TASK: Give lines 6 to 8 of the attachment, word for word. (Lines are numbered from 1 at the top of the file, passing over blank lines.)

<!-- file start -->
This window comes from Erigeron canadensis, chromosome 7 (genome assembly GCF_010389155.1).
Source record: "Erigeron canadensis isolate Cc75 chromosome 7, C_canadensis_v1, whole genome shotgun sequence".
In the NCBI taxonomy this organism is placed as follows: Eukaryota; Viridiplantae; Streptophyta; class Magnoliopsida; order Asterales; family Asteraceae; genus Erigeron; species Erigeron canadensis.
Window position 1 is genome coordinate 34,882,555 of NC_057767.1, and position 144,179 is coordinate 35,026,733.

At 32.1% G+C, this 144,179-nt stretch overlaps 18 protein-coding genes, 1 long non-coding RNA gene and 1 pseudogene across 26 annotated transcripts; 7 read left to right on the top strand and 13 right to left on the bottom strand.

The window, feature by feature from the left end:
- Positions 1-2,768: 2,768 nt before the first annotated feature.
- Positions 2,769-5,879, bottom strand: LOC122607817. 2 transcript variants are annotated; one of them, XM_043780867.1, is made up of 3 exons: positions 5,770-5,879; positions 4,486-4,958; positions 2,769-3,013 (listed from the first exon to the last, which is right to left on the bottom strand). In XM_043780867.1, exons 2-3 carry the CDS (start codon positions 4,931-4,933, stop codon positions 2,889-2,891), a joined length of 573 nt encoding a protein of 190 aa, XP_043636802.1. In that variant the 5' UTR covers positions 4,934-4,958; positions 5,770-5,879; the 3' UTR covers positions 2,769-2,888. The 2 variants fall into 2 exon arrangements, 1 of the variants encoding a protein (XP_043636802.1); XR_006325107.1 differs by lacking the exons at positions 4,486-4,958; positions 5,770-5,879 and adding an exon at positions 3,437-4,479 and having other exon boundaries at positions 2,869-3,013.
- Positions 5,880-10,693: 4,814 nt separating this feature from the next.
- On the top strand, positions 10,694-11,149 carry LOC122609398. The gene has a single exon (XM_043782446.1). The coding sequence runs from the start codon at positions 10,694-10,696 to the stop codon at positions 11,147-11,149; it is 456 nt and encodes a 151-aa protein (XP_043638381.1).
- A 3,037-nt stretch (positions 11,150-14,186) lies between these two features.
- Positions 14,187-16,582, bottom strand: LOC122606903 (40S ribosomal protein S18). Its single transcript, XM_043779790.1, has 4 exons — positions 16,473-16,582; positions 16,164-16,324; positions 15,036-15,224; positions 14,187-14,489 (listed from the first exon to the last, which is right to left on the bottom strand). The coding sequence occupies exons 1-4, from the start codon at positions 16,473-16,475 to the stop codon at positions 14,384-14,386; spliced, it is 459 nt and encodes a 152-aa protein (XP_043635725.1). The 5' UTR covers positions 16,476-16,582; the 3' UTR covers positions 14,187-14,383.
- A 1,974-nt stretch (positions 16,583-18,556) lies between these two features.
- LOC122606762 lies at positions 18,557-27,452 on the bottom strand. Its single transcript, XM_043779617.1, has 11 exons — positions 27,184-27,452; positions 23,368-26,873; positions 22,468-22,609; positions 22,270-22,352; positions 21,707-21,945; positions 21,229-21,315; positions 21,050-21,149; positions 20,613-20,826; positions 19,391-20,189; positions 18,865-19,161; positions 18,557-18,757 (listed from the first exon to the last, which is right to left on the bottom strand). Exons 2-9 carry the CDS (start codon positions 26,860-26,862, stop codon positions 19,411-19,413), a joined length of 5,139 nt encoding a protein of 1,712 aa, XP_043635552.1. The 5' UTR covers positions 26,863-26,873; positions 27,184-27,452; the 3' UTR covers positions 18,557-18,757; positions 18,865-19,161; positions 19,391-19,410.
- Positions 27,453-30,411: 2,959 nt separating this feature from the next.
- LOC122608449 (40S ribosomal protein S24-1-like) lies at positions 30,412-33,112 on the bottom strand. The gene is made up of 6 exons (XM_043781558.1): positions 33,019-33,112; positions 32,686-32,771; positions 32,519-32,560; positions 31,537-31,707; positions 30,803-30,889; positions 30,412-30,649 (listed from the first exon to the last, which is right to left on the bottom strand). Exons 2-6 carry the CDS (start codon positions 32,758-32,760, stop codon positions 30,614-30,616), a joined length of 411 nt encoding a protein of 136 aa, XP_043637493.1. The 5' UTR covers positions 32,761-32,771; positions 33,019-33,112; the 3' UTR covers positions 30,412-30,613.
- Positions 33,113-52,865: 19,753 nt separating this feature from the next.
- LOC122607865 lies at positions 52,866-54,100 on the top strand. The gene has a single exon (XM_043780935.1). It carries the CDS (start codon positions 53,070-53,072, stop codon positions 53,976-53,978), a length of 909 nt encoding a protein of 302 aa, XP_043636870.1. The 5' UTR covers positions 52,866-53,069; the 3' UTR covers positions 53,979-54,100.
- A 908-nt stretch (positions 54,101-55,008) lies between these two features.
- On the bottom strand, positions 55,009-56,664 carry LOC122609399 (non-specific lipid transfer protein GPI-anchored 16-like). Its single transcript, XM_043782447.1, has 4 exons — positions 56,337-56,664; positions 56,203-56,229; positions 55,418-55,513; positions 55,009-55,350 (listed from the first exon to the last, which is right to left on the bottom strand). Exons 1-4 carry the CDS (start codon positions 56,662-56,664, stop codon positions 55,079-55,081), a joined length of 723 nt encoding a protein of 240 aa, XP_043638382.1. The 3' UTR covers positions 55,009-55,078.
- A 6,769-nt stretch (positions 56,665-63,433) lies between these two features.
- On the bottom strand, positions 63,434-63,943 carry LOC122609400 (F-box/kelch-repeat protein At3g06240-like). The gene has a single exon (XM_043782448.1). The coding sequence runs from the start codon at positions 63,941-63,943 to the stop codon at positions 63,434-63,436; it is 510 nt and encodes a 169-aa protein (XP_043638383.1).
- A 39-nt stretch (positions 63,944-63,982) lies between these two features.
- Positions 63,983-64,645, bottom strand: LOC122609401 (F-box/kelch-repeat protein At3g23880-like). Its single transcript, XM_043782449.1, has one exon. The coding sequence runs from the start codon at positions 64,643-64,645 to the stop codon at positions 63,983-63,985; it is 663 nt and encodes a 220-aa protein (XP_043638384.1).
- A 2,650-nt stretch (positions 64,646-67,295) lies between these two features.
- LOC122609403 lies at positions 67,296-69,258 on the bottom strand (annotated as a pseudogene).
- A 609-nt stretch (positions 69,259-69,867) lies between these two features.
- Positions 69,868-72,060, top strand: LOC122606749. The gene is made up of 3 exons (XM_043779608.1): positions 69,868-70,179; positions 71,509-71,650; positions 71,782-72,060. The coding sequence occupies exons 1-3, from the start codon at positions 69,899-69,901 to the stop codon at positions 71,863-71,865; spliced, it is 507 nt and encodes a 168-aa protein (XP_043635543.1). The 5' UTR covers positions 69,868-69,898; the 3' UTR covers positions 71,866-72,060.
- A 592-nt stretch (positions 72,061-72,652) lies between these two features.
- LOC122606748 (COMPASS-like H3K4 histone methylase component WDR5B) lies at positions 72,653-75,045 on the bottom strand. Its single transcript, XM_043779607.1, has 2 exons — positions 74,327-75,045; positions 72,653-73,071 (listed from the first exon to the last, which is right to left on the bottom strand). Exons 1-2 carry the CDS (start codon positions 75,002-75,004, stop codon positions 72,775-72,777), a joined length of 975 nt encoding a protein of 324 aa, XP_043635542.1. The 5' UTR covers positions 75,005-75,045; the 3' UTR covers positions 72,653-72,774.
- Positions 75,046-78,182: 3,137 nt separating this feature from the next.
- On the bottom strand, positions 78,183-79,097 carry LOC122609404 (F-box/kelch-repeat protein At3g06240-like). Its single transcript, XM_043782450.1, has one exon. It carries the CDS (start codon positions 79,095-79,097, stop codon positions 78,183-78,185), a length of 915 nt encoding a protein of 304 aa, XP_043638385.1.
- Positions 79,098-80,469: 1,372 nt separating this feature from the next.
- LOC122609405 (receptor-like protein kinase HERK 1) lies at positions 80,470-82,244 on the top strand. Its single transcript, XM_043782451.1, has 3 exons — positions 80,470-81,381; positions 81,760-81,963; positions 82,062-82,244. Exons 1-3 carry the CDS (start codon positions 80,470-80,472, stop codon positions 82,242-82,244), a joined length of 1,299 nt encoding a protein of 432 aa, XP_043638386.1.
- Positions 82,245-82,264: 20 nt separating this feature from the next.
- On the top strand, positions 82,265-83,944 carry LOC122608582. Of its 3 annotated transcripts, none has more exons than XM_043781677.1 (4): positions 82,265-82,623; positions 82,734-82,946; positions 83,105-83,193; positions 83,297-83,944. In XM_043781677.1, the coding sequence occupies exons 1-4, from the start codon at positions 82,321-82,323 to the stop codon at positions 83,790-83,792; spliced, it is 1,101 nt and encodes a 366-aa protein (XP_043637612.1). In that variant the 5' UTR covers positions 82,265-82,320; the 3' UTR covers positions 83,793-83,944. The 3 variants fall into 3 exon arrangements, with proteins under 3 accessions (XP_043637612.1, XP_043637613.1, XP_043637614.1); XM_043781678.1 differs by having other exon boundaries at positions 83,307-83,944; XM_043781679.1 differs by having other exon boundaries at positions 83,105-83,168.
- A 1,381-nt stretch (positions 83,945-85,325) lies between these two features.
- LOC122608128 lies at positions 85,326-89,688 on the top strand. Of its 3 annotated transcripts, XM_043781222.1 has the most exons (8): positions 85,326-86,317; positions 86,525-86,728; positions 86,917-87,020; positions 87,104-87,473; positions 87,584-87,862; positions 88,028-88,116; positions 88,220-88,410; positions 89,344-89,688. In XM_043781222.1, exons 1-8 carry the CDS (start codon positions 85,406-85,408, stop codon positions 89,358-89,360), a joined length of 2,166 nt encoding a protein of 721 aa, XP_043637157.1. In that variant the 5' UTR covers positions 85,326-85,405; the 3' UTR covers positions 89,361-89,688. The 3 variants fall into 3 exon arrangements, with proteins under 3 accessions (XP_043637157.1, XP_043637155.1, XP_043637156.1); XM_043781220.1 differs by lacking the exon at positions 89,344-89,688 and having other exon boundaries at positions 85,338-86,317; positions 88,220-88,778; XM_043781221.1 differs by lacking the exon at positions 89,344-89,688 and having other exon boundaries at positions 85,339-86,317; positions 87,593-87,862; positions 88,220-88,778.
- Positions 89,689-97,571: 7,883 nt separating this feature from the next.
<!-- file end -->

The window, feature by feature from the left end:
- Positions 1-2,768: 2,768 nt before the first annotated feature.
- Positions 2,769-5,879, bottom strand: LOC122607817. 2 transcript variants are annotated; one of them, XM_043780867.1, is made up of 3 exons: positions 5,770-5,879; positions 4,486-4,958; positions 2,769-3,013 (listed from the first exon to the last, which is right to left on the bottom strand). In XM_043780867.1, exons 2-3 carry the CDS (start codon positions 4,931-4,933, stop codon positions 2,889-2,891), a joined length of 573 nt encoding a protein of 190 aa, XP_043636802.1. In that variant the 5' UTR covers positions 4,934-4,958; positions 5,770-5,879; the 3' UTR covers positions 2,769-2,888. The 2 variants fall into 2 exon arrangements, 1 of the variants encoding a protein (XP_043636802.1); XR_006325107.1 differs by lacking the exons at positions 4,486-4,958; positions 5,770-5,879 and adding an exon at positions 3,437-4,479 and having other exon boundaries at positions 2,869-3,013.